Before it be claimed that I am saying that the Left United Front stifled the creation of the alternative space by the BAPSA and others, I would like to clarify that this is not what I am implying in any way. On the contrary, its entire narrative was premised on championing, fostering and imagining an alternative space. In this vision of the alternative university, it was the Left which was the real alternative to the Right. It was the Left which generated this logic of the alternative, and quite sadly, it was this alternate logic which generated the Left. This alternative logic will always generate creatures like the Left; an ever proliferating binary series, spreading its rhizomatic roots like grass across the graves of the wretched of this earth. Perhaps next year, and this is not idle speculation, BAPSA will be the one offering an alternative to the Left’s(especially AISA’s) dominance at the levels of both central panel and school councillors.

IMG_0900.JPGThe festival and spectacle that is the JNUSU election has been upheld by most commentators to be an almost utopic version of democracy. In a way, democracy itself is the most intricate, beautiful and utopic system because it internalises the logic of the alternative while refusing to consider it externally. Simply speaking, there is no external alternative to democracy, while there are always alternatives internal to democracy. Rather, we may even say that democracy can internalise this logic of the alternative because at a higher level it refuses to put itself within the purview of this logic. As Winston Churchill had famously said, democracy is the worst of the forms of government, except for all the others. There can be no alternative to democracy, but infinite a-lternatives within democracy. It is at this paradox that political thought among the Left appears to find itself stuck at today within the university, especially in the case of the long drawn, interminable debate over the implementation of the Lyngdoh Committee Recommendations. It is now that we can understand the real problem which the Left has not been able to imagine, leave alone resolve. The Left Unity Front has been trying so hard to imagine an alternative to liberal democracy that it has failed to realise the importance of imagining a world without the logic of the alternative. The most ironic thing about all this is that democracy itself is founded on an imagination which goes beyond the logic of the alternative, precisely because it institutes this logic internally while rejecting it externally. Like the monarch in the Hegelian system, democracy’s rationality is secured by its central and mystical irrationality.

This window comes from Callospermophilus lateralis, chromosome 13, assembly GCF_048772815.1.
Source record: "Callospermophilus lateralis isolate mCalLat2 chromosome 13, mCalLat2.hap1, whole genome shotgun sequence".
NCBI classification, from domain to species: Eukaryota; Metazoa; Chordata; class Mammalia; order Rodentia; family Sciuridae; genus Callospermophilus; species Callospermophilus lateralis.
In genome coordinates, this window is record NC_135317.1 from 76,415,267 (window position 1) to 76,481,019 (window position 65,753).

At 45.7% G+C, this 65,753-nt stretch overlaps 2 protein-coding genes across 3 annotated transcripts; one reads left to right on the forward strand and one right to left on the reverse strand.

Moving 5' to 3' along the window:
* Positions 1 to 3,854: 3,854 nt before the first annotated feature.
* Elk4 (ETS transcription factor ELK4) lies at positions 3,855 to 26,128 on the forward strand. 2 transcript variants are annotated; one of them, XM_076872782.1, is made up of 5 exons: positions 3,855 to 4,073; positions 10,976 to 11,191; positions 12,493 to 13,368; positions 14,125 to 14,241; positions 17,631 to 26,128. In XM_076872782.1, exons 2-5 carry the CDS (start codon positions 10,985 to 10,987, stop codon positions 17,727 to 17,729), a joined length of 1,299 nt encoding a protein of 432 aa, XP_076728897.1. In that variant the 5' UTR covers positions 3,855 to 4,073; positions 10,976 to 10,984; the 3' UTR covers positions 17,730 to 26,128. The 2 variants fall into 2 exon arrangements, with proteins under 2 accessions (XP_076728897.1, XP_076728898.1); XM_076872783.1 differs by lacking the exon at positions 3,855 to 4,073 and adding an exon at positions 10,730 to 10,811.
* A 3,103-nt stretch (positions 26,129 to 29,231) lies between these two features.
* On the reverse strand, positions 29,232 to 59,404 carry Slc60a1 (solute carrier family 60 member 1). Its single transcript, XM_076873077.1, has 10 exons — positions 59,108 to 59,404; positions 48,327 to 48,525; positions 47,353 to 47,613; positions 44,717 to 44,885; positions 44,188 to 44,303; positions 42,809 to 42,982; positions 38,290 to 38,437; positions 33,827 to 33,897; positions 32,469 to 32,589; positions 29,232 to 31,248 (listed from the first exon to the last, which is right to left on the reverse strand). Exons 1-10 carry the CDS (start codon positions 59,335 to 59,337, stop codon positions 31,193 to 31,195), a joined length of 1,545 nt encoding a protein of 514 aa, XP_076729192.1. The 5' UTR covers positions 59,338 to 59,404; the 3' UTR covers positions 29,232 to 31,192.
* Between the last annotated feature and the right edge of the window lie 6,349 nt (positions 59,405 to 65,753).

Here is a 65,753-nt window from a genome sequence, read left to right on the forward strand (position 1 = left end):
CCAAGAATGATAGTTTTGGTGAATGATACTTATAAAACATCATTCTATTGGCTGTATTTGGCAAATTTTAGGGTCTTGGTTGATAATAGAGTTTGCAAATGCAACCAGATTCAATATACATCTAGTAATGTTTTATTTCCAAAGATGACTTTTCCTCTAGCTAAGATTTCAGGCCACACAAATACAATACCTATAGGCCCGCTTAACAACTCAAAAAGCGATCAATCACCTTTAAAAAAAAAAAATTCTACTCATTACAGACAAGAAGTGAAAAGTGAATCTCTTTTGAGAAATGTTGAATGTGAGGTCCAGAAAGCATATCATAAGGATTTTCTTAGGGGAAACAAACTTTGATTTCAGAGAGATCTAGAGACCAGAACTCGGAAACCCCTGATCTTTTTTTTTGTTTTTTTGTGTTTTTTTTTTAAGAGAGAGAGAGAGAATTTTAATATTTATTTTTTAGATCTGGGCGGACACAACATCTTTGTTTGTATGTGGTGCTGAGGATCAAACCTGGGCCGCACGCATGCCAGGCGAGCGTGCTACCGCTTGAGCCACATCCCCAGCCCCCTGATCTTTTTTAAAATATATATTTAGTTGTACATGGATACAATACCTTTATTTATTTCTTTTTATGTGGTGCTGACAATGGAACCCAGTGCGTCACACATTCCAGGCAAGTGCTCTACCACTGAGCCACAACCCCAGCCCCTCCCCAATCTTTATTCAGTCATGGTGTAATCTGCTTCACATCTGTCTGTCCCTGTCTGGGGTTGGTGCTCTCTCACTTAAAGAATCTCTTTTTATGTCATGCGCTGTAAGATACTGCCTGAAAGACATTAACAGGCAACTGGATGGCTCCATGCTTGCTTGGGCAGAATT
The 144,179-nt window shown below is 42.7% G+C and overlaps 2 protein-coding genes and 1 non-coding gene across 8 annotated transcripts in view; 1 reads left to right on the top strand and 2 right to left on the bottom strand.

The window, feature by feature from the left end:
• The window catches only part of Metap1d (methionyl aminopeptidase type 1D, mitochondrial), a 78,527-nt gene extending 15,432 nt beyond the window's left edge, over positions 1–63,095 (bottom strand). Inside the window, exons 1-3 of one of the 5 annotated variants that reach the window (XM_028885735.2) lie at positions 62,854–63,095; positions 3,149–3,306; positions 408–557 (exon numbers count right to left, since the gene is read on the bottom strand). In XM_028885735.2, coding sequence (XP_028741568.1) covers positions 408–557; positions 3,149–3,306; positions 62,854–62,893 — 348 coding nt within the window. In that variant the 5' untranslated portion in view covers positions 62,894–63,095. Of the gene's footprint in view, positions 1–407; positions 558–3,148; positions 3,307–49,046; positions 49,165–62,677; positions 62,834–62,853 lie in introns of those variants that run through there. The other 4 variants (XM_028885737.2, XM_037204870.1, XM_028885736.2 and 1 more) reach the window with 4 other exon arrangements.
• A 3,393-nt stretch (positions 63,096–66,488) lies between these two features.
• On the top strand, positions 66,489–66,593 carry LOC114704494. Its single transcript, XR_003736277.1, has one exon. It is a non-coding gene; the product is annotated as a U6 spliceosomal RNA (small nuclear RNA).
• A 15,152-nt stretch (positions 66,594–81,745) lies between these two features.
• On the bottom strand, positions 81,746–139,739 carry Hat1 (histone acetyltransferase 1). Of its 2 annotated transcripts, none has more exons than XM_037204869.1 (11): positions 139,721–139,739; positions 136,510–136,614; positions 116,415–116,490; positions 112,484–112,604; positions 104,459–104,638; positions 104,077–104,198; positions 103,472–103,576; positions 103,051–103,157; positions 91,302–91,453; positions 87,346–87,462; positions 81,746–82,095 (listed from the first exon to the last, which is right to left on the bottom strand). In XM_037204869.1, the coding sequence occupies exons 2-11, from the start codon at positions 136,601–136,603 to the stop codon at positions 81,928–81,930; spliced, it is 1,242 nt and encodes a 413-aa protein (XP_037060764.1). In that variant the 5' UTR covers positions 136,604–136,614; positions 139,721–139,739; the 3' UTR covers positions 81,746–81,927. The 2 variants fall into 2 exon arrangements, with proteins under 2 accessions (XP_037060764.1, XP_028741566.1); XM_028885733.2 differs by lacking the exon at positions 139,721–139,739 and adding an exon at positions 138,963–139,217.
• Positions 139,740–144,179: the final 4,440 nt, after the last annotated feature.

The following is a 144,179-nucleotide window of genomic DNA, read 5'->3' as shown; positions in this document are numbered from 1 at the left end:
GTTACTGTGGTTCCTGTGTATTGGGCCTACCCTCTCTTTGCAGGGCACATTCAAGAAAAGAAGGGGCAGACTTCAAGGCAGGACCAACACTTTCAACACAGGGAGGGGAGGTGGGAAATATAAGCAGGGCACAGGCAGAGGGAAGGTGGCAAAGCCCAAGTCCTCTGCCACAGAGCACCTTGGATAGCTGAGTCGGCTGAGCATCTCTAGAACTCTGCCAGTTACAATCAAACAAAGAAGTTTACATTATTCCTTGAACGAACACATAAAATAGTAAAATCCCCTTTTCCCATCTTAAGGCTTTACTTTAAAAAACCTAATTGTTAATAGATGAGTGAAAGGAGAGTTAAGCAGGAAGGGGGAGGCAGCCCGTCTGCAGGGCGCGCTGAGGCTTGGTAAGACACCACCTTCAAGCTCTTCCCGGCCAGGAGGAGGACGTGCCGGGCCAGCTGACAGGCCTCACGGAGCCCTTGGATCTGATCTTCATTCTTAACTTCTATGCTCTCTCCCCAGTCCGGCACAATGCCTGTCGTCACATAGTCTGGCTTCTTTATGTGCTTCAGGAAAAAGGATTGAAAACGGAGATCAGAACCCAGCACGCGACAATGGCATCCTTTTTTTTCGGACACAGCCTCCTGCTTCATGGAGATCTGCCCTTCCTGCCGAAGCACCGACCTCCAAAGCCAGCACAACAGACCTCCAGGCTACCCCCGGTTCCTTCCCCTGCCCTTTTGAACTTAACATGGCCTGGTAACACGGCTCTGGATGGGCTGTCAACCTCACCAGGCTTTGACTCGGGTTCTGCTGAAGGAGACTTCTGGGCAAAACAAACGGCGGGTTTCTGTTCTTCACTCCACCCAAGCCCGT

BAPSA on the other hand represents a symptom: the return of the discourse of justice. That is why BAPSA’s loss in this election is its very gain; not simply because it is on its way to becoming an alternative to the other political forces in the next cycle, but because its politics are premised not on power but justice. And justice is the only thing to which there can be no alternative. It is this call for justice, made by those subalterns who are both wordless and world-less, that will truly destitute the logic of the alternative to which the Left Unity Front has become sadly shackled and enslaved. It is thus BAPSA’s call for justice which we must imagine resonating, not as an impassioned plea but as a whispered imploration in the ears of the Left Unity Front: “You have nothing to lose but your chains…”

Huzaifa Omair Siddiqi is a student at CES/SLL&CS. Views expressed are personal.